Regular readers know that one of my pet peeves is the notion that everyone should drink eight glasses of water a day. And that's water and only water. Coffee, tea and Diet Coke don't count.
It's nonsense. There was never any science behind this in the first place, and the food you eat contains much of the water you need to stay healthy in the first place. Basically, if you're thirsty, drink something. That's pretty much it. Today, Spero Tsindos of La Trobe University joins the fight in an editorial in the June issue of Australian and New Zealand Journal of Public Health:
Mr Tsindos believes that encouraging people to drink more water is driven by vested interests, rather than a need for better health. "Thirty years ago you didn't see a plastic water bottle anywhere, now they appear as fashion accessories."....He also discusses the role of water in our constant quest for weight loss. "Drinking large amounts of water does not alone cause weight loss. A low-calorie diet is also required."
"Research has also revealed that water in food eaten has a greater benefit in weight reduction than avoiding foods altogether. We should be telling people that beverages like tea and coffee contribute to a person's fluid needs and despite their caffeine content, do not lead to dehydration."
Good luck, Spero! The 2-liter myth never seems to die no matter how many people go after it, though. But I think Mother Jones readers are too smart to fall for it. If you like bottled water, fine. But you don't need it. Tap water is fine. Juice is fine. Coffee is fine. Colas are fine. And you only need them when you're thirsty. There's no need — or benefit — to guzzling vast quantities of water just to meet some arbitrary quota. More details here if you don't believe me.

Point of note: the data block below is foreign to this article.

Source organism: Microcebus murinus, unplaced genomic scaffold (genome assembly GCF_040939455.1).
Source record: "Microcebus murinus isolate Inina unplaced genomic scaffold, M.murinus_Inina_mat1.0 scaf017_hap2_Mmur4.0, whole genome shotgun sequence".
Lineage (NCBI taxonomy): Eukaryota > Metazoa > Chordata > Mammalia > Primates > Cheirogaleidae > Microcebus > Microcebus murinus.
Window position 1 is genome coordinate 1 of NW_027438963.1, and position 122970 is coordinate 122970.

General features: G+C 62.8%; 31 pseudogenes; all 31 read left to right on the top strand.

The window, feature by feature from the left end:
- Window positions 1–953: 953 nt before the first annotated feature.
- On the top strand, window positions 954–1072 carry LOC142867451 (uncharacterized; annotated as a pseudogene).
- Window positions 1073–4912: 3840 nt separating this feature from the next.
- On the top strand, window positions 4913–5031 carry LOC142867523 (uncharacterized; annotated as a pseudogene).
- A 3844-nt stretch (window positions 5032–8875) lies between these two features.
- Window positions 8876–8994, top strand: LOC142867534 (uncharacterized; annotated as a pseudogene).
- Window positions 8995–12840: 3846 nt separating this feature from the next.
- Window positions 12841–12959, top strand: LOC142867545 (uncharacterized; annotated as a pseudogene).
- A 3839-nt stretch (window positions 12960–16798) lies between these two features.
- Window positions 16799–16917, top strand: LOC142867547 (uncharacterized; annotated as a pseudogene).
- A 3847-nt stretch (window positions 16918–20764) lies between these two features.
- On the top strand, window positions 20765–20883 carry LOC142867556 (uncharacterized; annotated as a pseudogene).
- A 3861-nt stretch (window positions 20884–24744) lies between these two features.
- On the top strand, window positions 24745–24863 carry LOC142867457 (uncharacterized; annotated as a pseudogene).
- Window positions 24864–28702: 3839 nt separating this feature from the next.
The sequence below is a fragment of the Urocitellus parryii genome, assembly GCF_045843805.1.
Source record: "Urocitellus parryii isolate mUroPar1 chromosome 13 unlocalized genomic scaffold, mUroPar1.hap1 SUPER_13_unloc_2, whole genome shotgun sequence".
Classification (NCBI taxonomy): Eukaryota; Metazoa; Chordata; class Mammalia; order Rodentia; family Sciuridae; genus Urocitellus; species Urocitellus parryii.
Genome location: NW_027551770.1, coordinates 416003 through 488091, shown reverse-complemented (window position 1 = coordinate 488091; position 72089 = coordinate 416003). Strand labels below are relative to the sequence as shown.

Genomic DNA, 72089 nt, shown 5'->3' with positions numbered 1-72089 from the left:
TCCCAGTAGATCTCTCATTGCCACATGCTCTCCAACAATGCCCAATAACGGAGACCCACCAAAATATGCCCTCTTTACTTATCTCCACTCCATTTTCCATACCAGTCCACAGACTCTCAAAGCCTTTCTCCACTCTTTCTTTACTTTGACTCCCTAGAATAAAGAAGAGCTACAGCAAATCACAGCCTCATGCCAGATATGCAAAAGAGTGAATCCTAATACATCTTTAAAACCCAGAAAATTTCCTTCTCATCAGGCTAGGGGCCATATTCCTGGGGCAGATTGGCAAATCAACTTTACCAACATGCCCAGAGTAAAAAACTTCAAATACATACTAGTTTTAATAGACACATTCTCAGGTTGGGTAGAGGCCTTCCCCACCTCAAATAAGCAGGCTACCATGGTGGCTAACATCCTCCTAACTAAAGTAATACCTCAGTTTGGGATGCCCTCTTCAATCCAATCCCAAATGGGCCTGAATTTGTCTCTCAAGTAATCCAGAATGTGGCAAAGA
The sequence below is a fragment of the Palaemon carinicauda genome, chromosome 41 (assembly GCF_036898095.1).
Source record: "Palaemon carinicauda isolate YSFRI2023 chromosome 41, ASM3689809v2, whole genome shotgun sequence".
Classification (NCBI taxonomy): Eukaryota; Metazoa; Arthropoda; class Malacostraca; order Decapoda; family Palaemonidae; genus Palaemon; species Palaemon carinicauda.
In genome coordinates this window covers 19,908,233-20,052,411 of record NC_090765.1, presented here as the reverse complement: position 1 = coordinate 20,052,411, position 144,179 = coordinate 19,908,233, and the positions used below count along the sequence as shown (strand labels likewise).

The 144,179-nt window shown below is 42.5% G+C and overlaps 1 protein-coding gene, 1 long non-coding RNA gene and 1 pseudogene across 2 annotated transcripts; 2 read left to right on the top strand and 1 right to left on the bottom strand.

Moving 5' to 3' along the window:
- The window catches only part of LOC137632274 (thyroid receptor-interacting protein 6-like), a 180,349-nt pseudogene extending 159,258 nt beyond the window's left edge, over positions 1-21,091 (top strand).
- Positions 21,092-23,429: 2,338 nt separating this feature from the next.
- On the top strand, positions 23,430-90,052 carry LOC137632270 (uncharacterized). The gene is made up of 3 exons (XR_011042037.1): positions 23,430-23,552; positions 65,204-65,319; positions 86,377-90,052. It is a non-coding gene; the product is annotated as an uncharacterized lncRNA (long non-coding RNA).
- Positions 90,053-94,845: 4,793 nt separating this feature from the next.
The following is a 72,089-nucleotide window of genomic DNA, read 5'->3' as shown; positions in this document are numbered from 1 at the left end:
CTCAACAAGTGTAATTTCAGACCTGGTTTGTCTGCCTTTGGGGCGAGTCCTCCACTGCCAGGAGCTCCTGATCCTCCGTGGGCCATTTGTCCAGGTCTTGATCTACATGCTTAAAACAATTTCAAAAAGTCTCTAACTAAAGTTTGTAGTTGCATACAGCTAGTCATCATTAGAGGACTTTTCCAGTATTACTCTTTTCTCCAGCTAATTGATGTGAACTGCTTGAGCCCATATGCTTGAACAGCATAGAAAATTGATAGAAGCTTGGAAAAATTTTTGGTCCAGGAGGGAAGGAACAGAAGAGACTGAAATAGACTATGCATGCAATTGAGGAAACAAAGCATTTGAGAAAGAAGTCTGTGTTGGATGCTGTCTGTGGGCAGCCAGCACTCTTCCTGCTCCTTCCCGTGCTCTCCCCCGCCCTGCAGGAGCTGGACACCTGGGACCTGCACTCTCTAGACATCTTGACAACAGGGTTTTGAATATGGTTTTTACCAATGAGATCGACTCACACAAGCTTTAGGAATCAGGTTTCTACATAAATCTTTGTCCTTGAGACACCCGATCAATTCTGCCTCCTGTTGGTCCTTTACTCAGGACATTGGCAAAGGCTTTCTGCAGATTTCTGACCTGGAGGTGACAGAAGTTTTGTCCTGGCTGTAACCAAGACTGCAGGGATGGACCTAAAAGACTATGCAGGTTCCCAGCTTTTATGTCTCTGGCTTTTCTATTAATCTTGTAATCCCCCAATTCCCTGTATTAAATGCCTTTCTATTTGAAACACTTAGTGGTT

UPDATE: A med student tweets a response:
You wouldn't believe how many people come to the doctor's office complaining of "headaches" that are nearly always dehydration....Part of it is that I live in Arizona, but the point being: the 2-liter myth is very useful in counseling those patients to drink more.
Up above, I said, "If you're thirsty, drink something." But there's actually a second part to this advice: "Don't be an idiot." That's sort of the unvoiced second part to all advice, though, isn't it? In this case, it basically means that if it's 90 degrees in the shade and you're working in the garden or touring a city or something like that, drink plenty of water. When I was schlepping around Rome last week, I was careful to drink plenty of water even when I wasn't feeling especially thirsty.
But now we get into a philosophical debate. Cynics will argue that, like it or not, there are plenty of idiots in the world. And if the 2-liter myth helps them out, why not spread it around? I won't pretend that I have a gigantic problem with that, but I do think you still need to be careful. These myths have downsides too, especially when a steady stream of people hear them from practicing physicians and think of them as medical facts. So while it might make clinic life a little harder, I'd still recommend telling the truth instead. At the very least, don't present the 2-liter myth as a firm rule. Just suggest it as a rough guideline on hot days for patients who apparently have a problem with their sense of thirst.